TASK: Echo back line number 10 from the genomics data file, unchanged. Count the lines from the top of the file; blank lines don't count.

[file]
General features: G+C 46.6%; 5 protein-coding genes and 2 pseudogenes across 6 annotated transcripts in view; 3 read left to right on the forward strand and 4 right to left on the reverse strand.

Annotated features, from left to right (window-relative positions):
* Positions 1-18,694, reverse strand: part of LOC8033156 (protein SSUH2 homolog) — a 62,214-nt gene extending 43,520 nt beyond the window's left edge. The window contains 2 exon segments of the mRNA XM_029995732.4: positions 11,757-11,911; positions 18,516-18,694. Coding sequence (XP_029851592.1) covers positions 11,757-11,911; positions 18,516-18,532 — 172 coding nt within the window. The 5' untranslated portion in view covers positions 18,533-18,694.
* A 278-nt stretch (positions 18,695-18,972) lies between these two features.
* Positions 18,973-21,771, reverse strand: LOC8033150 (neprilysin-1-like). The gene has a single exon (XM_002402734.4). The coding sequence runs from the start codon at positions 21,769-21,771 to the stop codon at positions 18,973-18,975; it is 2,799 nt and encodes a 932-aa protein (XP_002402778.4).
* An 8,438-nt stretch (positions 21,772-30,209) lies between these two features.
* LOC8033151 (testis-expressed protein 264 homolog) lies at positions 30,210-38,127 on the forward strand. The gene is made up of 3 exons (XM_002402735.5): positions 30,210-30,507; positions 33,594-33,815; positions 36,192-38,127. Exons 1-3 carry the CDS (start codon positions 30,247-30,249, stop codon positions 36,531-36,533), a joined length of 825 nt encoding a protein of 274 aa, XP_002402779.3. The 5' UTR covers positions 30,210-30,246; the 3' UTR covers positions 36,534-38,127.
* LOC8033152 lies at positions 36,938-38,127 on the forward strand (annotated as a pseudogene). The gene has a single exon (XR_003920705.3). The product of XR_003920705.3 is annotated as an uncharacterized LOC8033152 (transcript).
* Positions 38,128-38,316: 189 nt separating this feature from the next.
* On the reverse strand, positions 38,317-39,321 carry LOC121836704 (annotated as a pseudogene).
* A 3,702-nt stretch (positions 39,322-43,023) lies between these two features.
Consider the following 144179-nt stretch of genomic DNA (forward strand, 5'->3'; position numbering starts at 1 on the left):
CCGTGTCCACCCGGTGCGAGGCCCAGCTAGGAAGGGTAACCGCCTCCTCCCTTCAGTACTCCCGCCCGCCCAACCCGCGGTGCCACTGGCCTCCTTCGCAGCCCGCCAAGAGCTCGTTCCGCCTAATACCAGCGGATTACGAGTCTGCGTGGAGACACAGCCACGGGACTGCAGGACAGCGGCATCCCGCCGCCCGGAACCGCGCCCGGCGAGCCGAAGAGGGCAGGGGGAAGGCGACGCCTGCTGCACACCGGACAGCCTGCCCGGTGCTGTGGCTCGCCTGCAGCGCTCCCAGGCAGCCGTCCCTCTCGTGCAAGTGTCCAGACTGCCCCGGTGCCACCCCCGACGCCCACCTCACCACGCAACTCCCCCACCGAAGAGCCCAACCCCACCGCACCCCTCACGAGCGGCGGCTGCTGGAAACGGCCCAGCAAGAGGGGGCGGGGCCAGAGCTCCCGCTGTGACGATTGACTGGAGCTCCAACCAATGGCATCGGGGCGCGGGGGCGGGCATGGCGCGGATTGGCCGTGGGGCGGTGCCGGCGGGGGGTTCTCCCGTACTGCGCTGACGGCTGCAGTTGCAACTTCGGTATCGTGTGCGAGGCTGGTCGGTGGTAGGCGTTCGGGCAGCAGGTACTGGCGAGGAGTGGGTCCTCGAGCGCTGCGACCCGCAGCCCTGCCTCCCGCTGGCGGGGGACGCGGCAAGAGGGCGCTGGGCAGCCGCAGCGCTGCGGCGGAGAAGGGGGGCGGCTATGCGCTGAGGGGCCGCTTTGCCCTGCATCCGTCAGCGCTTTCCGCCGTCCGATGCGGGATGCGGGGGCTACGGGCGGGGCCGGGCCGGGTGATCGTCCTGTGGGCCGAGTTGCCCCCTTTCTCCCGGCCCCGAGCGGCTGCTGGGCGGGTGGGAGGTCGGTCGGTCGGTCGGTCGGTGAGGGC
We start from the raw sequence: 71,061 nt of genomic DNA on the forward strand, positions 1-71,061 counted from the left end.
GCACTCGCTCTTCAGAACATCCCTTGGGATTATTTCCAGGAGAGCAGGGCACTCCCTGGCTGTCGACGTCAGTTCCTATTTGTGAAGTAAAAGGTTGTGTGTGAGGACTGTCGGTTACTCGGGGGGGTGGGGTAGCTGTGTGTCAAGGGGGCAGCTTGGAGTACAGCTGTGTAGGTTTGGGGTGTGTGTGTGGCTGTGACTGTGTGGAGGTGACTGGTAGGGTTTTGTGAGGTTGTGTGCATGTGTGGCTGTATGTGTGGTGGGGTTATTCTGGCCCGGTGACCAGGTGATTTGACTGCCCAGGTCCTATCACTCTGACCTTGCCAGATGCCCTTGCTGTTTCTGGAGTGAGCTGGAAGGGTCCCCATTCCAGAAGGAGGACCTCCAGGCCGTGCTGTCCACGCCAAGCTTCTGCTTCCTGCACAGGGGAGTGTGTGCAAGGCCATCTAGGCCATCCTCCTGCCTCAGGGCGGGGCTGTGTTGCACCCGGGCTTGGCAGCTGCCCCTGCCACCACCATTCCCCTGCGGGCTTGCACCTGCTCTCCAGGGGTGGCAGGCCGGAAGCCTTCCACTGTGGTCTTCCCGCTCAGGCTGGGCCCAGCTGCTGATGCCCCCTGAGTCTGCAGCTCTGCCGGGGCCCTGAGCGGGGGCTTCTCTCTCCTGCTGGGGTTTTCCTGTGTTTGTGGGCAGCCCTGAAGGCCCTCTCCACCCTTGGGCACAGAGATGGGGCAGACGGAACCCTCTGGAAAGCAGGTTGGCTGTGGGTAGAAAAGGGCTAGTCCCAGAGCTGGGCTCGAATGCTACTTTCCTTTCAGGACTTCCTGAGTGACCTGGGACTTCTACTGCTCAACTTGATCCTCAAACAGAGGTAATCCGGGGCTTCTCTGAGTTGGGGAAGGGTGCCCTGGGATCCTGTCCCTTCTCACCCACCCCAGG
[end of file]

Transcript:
* On the reverse strand, positions 38,317-39,321 carry LOC121836704 (annotated as a pseudogene).